Nutrition for children: Guidelines for a healthy diet

You want your child to eat healthy foods, but do you know what nutrients they need and in what amounts? Here is a quick overview.

By Mayo Clinic staff

Introduction

Nutrition for children is based on the same ideas as nutrition for adults. Everyone needs the same kinds of things, like vitamins, minerals, carbohydrates, proteins, and fats. These are called nutrients. Children need different amounts of specific nutrients at different ages.

The best feeding pattern for a child’s growth and development takes into account the child’s age, activity level, and other characteristics. Check out these nutrition basics for kids, based on the latest Dietary Guidelines for Americans.

Nutrient-dense foods, without sugar or with added sugar, saturated fat, or salt, are considered nutrient-dense. Focusing on nutrient-dense foods helps kids get the nutrients they need while limiting total calories.

Consider these nutrient-dense foods:

  • Protein. Choose seafood, lean meat and poultry, eggs, beans, peas, soy products, and unsalted nuts and seeds.
  • Fruit Encourage your child to eat a variety of fresh, canned, frozen, or dried fruits. Look for canned fruit that says it’s light or packed in its own juice. This means that it is low in added sugar. Keep in mind that 1/4 cup of dried fruit counts as one serving of fruit.
  • Vegetables. Serve a variety of fresh, canned, frozen, or dried vegetables. Choose peas or beans, along with colorful vegetables each week. When choosing canned or frozen vegetables, look for those with less sodium.
  • grain Choose whole grains, such as whole wheat bread or pasta, oatmeal, popcorn, quinoa, or brown or wild rice.
  • dairy products Encourage your child to eat and drink fat-free or low-fat dairy products, such as milk, yogurt, and cheese. Fortified soy beverages also count as dairy products.

Try to limit your child’s calories from:

  • Added sugar. Natural sugars, like those in fruit and milk, are not added sugars. Examples of added sugars include brown sugar, corn sweetener, corn syrup, and honey. To avoid added sugar, check Nutrition Facts labels. Choose cereals with minimal added sugars. Avoid sodas and other drinks with added sugars. Limit servings of juice. If your child drinks juice, make sure it’s 100% juice with no added sugars.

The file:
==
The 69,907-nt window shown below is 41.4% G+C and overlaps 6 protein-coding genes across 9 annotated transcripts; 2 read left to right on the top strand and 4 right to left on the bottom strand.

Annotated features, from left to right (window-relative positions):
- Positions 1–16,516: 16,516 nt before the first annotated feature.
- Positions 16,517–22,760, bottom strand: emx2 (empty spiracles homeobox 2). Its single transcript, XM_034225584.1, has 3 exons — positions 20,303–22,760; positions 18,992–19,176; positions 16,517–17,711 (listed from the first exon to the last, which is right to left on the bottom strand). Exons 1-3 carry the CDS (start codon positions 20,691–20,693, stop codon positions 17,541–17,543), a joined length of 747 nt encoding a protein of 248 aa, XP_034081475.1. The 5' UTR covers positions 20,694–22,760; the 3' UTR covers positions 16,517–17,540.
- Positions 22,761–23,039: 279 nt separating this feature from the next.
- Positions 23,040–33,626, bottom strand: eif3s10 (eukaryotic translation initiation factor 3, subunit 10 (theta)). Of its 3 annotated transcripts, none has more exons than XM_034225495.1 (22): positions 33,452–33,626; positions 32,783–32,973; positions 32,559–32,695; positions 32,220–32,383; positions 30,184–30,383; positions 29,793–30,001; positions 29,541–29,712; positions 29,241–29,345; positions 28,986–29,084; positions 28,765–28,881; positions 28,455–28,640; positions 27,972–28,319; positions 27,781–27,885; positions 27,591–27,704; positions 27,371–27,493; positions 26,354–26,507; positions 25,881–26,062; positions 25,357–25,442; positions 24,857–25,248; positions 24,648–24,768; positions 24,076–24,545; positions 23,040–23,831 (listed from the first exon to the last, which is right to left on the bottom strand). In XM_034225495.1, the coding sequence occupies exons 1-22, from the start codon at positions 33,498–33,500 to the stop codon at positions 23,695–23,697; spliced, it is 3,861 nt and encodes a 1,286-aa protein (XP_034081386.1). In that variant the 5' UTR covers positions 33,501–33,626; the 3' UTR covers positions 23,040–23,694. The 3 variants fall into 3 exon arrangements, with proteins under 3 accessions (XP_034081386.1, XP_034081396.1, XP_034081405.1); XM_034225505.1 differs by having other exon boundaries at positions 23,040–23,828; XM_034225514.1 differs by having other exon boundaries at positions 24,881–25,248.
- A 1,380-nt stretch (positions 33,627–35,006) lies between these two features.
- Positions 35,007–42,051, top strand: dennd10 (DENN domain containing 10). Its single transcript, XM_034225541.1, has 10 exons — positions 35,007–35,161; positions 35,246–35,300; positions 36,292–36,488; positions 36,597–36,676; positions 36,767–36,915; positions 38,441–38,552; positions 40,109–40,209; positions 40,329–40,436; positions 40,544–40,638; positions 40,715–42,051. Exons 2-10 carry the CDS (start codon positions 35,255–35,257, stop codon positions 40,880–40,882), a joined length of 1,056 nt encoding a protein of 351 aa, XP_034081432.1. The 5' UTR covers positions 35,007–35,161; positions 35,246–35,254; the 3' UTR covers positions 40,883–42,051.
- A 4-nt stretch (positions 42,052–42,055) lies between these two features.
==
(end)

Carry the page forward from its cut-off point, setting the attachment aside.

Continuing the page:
• Saturated fats. Saturated fats come primarily from animal food sources, such as red meat, sausage, poultry, butter, and other full-fat dairy products. Pizza, sandwiches, burgers, and burritos are common sources of saturated fat. Desserts like cake and ice cream are another common source of saturated fat. When cooking, look for ways to replace saturated fats with vegetable and nut oils, which provide essential fatty acids and vitamin E.
  • Salt. Most children in the United States have too much salt in their daily diets. Another name for salt is sodium. Salt can hide in sandwiches, where sodium from bread, meat, condiments, and dressings adds up. Processed foods, such as pizza, pasta dishes, and soups, are often high in salt. Encourage the consumption of fruits and vegetables instead of chips and cookies. Check Nutrition Facts labels and look for low-sodium products.

If you have questions about nutrition for children or specific concerns about your child’s diet, talk to your child’s health care provider or a registered dietitian.

Ages 2-4: Daily Guidelines for Girls
calories 1,000 to 1,400, depending on growth and activity level
protein 2 to 4 ounces
Fruit 1 to 1.5 cups
Vegetables 1 to 1.5 cups
grain 3 to 5 ounces
dairy products 2 to 2.5 cups
Ages 2-4: Daily Guidelines for Children
calories 1,000 to 1,600, depending on growth and activity level
protein 2 to 5 ounces
Fruit 1 to 1.5 cups
Vegetables 1 to 2 cups
grain 3 to 5 ounces
dairy products 2 to 2.5 cups
Ages 5-8: Daily Guidelines for Girls
calories 1,200 to 1,800, depending on growth and activity level
protein 3 to 5 ounces
Fruit 1 to 1.5 cups
Vegetables 1.5 to 2.5 cups
grain 4 to 6 ounces
dairy products 2.5 cups
Ages 5-8: Daily Guidelines for Children
calories 1,200 to 2,000, depending on growth and activity level
protein 3 to 5.5 ounces
Fruit 1 to 2 cups
Vegetables 1.5 to 2.5 cups
grain 4 to 6 ounces
dairy products 2.5 cups
Ages 9-13: Daily Guidelines for Girls
calories 1,400 to 2,200, depending on growth and activity level
protein 4 to 6 ounces
Fruit 1.5 to 2 cups
Vegetables 1.5 to 3 cups
grain 5 to 7 ounces
dairy products 3 cups
Ages 9-13: Daily Guidelines for Kids
calories 1,600 to 2,600, depending on growth and activity level
protein 5 to 6.5 ounces
Fruit 1.5 to 2 cups
Vegetables 2 to 3.5 cups
grain 5 to 9 ounces
dairy products 3 cups
Ages 14-18: Daily Guidelines for Girls
calories 1,800 to 2,400, depending on growth and activity level
protein 5 to 6.5 ounces
Fruit 1.5 to 2 cups
Vegetables 2.5 to 3 cups
grain 6 to 8 ounces
dairy products 3 cups
Ages 14-18: Daily Guidelines for Kids
calories 2,000 to 3,200, depending on growth and activity level
protein 5.5 to 7 ounces
Fruit 2 to 2.5 cups
Vegetables 2.5 to 4 cups
grain 6 to 10 ounces
dairy products 3 cups

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